Living in the Peace Bus

Peace Bus
Click the image to see it large.

In the early 1990s Peter quit his tenured position at the University of Tasmania and bought 100 acres of bush (a Bush Lot) on the coast of southeastern Tasmania. He needed something to live in and through a series of random events came across this 1959 Bedford school bus that had been converted to travel.  The owners had written PEACE on it.  Peter bought it and kept it as is.  He drove it out to his new land and halfway down his freshly bull-dozed muddy 1 mile long driveway it got stuck. Continue reading Living in the Peace Bus

Ace Young Drone Pilot Schools Old Man

Theo Drone

Theo lives down the road from Peter and apparently he has been flying drones since before he could walk.  He heard of what model I brought and came over to check it out.  I know enough about drones to be dangerous. He being 15 and really cool knows enough about drones to be talented. We headed out to Peter’s cliffs with 3 batteries and had a blast.  Click on to see some results. Continue reading Ace Young Drone Pilot Schools Old Man

The Point at Windgrove.

The Point Pano

We walked out to the point at Peter’s Windgrove for Christmas morning and I took a 360 pano. Peter and Emily are dangling their feet off 100 foot cliffs (or I should be saying “30 meter cliffs”.) Click the image above or the link below to see it.  Definitely make it full screen, pan around, zoom in, enjoy the view.,14.60,70.0

Just Another View

WaveCrashAnother view from another of Windgrove’s look-out points.  300 yards from Peter’s house. The views are endless here.  You can hear the waves constantly. This one here could be felt. Throw in the hot sun, smell of Eucalyptus and the taste of salt spray, it’s a full sensory experience.

The Engine Behind Windgrove.

Windgrove Back View

Peter – this massive, slightly stubborn, always adorable Harvard graduate, one cylinder man-engine – has built a true accomplishment in a very remote bush location. He is regularly visited by international artists, environmentalists, thinkers, poets, and wayward travelers.  He is frequently interviewed, video-taped, and written about concerning his artistic site-specific work and building of Windgrove.  This recent short video from a series about Tasmania is perfect.  It is simply Peter talking directly about his work. Check it out.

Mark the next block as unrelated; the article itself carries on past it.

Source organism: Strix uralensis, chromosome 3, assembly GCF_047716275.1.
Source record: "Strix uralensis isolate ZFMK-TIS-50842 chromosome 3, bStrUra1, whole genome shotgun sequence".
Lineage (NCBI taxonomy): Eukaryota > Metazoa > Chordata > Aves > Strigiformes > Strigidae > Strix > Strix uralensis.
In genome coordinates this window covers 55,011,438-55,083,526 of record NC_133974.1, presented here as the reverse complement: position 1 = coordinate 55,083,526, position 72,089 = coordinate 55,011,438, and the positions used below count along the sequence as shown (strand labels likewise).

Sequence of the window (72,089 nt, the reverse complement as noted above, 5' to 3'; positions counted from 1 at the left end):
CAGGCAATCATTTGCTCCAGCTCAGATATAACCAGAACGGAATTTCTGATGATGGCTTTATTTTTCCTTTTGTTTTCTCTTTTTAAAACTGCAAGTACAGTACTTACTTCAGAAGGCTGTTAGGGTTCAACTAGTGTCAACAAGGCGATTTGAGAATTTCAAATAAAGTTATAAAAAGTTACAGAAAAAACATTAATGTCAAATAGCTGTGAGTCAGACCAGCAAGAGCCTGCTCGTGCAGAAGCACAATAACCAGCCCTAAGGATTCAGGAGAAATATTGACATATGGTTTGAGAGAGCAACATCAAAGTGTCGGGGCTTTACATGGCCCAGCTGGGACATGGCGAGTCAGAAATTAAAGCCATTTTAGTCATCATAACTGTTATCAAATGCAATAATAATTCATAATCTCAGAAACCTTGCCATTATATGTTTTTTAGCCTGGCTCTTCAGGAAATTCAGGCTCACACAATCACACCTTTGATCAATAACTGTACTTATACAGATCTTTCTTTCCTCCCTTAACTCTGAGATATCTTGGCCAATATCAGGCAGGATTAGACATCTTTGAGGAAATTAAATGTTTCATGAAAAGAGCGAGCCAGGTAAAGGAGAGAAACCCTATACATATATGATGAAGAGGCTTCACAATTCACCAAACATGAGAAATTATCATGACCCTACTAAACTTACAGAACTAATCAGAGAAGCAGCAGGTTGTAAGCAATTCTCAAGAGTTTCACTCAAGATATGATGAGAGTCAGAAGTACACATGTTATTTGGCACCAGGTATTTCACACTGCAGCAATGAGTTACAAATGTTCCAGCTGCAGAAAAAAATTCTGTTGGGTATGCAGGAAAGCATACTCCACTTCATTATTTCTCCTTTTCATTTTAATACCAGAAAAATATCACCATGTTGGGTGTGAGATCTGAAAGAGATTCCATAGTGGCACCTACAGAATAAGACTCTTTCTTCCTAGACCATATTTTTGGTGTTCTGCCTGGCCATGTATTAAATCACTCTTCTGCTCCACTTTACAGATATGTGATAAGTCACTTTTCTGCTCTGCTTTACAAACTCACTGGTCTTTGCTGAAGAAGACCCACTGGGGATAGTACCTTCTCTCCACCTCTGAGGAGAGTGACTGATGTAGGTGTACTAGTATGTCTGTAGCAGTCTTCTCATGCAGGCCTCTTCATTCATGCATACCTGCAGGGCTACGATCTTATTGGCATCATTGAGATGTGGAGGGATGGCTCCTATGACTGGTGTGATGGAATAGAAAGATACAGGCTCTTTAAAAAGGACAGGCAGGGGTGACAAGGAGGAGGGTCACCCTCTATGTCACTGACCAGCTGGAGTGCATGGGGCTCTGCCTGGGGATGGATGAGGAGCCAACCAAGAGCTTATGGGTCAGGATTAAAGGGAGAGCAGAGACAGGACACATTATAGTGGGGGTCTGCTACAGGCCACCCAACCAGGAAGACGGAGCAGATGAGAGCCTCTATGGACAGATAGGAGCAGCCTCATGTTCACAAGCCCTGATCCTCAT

However, Peter is a long time deep friend of mine for over 30 years and I wanted to see him, the individual.  I want the back story as much as the front story.  This photo of his complex at Roaring Beach speaks volumes to me.   Click “Continue Reading” to get a short description of what this photo illustrates. Click the photo to see the details.  Continue reading The Engine Behind Windgrove.

Emily Arrives.

Peter and Emily sitting on one of his benches, "Forest Bench," from his series, "Seating for Dialogue."
Peter and Emily sitting on one of his benches, “Forest Bench,” from his series, “Seating for Dialogue.”

Emily arrived after 40 hours of travel.  She and Peter are sitting out at one of his points overlooking the Southern Ocean.  Off to Peter’s left is Antarctica – 2000 miles away.  Peter has done a series of benches entitled Seating for Dialogue.  This one is called Forest Bench. Acres of profound moments of silence between conversations here.